In the morning, Mrs. Anderson said: “We’re all just dustbins. You and I are no different from cobwebs or used paper plates. Everything inside us gets swept away by the wind eventually.”
By afternoon, Principal Lopez was standing in the back of the classroom as Mrs. Anderson told her students it’s actually all more complicated than that. She hadn’t meant to scare anyone, she said. Then she explained how time passes slower in the mountains than it does at sea level, and how a person would be half as old if they lived on Mars because Martian years are twice as long as Earth years.
Afterwards, Yolibeth broke the ice when she blurted out that she was glad she didn’t live on Mars, because if she was still five years old, she wouldn’t be allowed to sleep over at Olivia’s house. Unfortunately, Olivia couldn’t stop imagining everyone she loves sucked up into a vacuum cleaner.
After school, Olivia’s mother argued with her eldest daughter, Kassie, about a trip to Disneyland. Olivia knew there was no cutting in as soon as Daphne shouted, “because I said so, Kassandra,” and Kassie proceeded to yank open every drawer in the kitchen. She tossed out saucepans and placemats, measuring cups, spatulas, forks, a cake knife, and two pizza rollers Olivia had never seen before.
“What are you doing?” Daphne cried.
“Whatever I feel like.”
For a while, Daphne chased madly after the misplaced kitchen utensils.
Olivia absconded to the living room. She emptied all the school supplies from her backpack onto the couch before trolling around the house for camping essentials. In the garage, she grabbed a plastic yellow flashlight her father keeps under his workbench. She filched one of her sister’s Tiger Beat magazines from a dresser in Kassie’s room — an older edition so that hopefully Kassie wouldn’t notice it was missing. Through the window to the backyard, Olivia could see how her mom restrained Kassie in a bear hug.
Taking advantage of the newly abandoned kitchen, Olivia swept a half-eaten stack of corn tortillas and six boxes of Very Berry juice into her pack. She couldn’t find the peanut butter, so she settled for an apple and two individually wrapped slices of American cheese. Finally, she stuffed in a small quilt Daphne had sewn out of Rolling Stones t-shirts, and she wedged a pillow from bed under her armpit.
As she left the house, Olivia taped a page of her mother’s stationary onto the back of the front door: “Gone to recycling hike. Please tell dad I need (1) my tent, (2) new AAA batteries and (3) peanut butter. Love, Olivia.”
The path around the recycling station and up the hill seemed longer without her dad leading the way. Olivia thought about discarding juice boxes, and maybe even the pillow, but she resisted and didn’t expend a single supply except for the slice of cheese she ate sitting at the overlook of San Francisco Bay.
When the sun slipped momentarily behind a wall of fog, Olivia panicked thinking she’d misunderstood Mrs. Andersen’s lesson. Time passes slower or faster at the top of a mountain? Then she reminded herself that big bodies of mass, like the Earth, speed time up, so if you run away from them — up a mountain, for example — time slows down. She couldn’t remember how the sun factors in (and whether she was getting too close), so she was glad when the dull yellow orb ultimately disappeared for good under a blanket of thick marine layer.
It’s hard to tell when you’ve reached the top of a hill. The terrain’s not triangle-shaped, and unless you’ve got an instrument for measuring down to the ocean, you can’t really be sure. So, when she’d hiked up to the spot where the trees grow crooked out over the side of the precipice and the signpost reads 1.5 miles, Olivia laid the Rolling Stones quilt off the path and tried to listen closely to her heartbeat as it adjusted to a new pace.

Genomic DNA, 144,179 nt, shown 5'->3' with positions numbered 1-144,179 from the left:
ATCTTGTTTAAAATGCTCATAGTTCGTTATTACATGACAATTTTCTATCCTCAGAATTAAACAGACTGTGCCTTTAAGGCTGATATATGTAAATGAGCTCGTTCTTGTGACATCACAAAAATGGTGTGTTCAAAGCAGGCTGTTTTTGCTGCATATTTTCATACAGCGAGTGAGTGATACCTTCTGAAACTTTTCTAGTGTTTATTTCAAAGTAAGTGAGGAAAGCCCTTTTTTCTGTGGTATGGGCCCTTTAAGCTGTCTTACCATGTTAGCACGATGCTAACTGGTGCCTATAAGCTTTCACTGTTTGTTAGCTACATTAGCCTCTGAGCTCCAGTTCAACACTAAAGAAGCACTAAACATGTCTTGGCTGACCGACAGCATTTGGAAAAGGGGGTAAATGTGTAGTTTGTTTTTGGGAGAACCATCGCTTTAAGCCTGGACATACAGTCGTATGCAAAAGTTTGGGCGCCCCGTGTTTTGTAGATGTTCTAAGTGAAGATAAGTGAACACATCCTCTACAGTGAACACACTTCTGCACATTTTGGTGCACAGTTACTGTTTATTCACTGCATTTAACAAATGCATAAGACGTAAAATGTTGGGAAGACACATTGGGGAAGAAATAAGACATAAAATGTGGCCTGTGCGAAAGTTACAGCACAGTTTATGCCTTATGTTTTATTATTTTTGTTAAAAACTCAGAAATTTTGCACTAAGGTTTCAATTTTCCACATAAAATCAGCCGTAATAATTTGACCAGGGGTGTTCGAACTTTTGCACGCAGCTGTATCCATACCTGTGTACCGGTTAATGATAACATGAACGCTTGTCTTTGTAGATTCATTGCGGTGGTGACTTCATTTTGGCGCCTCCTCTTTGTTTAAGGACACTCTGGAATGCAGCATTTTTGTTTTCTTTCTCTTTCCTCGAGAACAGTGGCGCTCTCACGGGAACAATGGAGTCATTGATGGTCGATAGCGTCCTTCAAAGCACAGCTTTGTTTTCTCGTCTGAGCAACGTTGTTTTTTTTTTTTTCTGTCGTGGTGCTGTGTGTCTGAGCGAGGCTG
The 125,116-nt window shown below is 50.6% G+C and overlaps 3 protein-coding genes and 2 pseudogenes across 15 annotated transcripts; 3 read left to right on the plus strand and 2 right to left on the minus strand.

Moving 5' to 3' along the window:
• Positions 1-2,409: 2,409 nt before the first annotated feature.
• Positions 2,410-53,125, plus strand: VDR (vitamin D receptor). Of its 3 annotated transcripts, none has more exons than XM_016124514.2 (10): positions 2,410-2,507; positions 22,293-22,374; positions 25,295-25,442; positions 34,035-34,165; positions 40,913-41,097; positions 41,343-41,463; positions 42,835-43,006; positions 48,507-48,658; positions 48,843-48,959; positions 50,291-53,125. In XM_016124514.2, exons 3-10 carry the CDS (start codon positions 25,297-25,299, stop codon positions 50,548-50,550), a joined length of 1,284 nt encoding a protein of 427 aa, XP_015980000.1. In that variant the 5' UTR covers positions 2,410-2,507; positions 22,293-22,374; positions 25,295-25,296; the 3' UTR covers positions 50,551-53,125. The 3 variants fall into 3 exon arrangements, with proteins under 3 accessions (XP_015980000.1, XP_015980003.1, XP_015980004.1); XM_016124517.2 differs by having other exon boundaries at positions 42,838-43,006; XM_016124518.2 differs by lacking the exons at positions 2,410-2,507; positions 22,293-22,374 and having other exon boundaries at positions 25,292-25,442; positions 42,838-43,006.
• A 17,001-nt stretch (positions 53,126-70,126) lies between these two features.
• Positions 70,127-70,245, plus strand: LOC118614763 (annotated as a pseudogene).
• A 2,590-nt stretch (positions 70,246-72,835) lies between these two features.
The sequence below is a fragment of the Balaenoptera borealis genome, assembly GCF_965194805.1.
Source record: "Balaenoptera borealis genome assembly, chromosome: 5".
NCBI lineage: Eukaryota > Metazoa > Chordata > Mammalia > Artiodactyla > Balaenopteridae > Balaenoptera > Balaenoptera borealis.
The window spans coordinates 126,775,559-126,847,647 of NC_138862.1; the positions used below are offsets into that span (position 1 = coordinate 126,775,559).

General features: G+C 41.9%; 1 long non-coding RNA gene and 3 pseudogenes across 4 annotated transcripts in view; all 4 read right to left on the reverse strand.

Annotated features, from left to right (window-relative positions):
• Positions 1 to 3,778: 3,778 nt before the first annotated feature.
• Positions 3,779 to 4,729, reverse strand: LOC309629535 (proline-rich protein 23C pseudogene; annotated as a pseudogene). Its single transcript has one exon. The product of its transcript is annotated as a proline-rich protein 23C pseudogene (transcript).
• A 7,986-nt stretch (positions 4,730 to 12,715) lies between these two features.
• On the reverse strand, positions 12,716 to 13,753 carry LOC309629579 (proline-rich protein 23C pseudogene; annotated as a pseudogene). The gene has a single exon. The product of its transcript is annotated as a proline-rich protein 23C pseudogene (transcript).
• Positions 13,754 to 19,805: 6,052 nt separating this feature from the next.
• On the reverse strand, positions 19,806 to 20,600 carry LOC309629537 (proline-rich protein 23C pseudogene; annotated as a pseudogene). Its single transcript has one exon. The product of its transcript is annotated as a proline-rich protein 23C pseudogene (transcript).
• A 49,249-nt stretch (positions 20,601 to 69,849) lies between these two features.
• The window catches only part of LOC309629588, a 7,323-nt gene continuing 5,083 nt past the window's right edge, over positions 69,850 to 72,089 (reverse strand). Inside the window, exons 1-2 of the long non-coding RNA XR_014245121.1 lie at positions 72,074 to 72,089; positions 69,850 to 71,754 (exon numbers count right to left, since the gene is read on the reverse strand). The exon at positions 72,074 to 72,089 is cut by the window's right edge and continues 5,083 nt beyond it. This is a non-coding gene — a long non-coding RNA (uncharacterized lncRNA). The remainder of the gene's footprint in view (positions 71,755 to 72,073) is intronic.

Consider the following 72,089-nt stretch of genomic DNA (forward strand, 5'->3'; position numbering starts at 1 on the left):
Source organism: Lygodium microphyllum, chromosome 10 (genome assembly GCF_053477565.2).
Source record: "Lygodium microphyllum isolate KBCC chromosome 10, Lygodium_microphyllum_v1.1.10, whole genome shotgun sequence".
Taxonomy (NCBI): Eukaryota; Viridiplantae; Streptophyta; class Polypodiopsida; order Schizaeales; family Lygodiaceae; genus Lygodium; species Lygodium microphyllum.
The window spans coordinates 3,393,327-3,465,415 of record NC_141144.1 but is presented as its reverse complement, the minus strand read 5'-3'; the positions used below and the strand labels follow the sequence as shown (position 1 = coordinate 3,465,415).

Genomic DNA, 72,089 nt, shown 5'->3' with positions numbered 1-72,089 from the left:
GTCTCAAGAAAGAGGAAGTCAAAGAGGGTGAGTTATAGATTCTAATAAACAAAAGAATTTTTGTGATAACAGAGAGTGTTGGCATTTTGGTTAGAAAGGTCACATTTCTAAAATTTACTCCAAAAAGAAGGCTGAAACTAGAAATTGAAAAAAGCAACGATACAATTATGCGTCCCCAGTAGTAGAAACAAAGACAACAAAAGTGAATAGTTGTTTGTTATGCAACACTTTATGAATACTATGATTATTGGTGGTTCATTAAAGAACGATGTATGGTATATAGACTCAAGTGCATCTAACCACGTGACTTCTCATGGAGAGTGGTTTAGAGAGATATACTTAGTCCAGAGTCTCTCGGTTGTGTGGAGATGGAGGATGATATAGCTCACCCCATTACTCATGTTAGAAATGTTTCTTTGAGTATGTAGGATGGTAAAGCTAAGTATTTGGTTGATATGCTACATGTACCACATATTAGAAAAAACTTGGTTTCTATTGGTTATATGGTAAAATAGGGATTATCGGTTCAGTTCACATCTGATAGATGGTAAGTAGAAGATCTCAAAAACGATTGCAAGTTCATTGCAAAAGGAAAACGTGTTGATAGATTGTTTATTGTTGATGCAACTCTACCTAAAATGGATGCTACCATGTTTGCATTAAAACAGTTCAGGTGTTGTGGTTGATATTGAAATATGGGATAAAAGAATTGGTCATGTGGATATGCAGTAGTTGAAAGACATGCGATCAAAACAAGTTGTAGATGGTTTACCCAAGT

“I would have come with you,” Chris said, straining to unscrew the top off a fresh jar of peanut butter.
“I couldn’t wait,” Olivia told her dad. “We could turn to dust down there at any minute.” She was scanning the edges of a marina in the distance, shaking her head at all the people rushing toward their demise. “Time passes more slowly the higher you go, so we get more time up here.”
Chris held the open jar of peanut butter out for his daughter, who dug in with her pointer finger. “Weren’t you worried about the rest of us down below?”
“I knew you’d come find me.”
“Good thinking,” he agreed.
Olivia arranged two corn tortillas on the quilt and spread peanut butter over them with her fingertips.
Her dad scratched his mustache playfully.
“We might need to go back for supplies from time to time,” Olivia said. “We’ll go quickly. And maybe we can tell Yolibeth and her family — and Kassie and mom, of course — to come up too. Why didn’t you bring the tents?”
“Because I’m looking forward to my dust phase,” Chris answered.
Olivia screwed her chin up at him.
“Seriously,” Chris said. “Think of all the fun dust gets to have.”
“What’s so fun about dust?”
“Are you kidding me?” Olivia’s dad sprouted up to his feet, and stretched his arms out wide, spinning like a weather vane. “Dust is everywhere. You land on a dog’s ear, and you get to take a walk through the park. You get caught in a storm and you can fly over oceans, maybe end up in the Sahara Desert. Don’t forget about space dust, of course. And just imagine you wind up in a little girl’s nostrils and you get to hang out with her all day, no matter where she goes,” Chris said, snuggling his nose up to his daughter’s. “Gross,” Olivia demurred, grinning in slow motion.
Jordi Torres Barroso was born in San Juan, Puerto Rico, and studied literary translation at Brown University. His stories have appeared or are forthcoming in Bat City Review, Chicago Quarterly Review, and Rumble Fish Quarterly. He lives in Washington, DC, with his wife, Genzie, and their son, Pablo.
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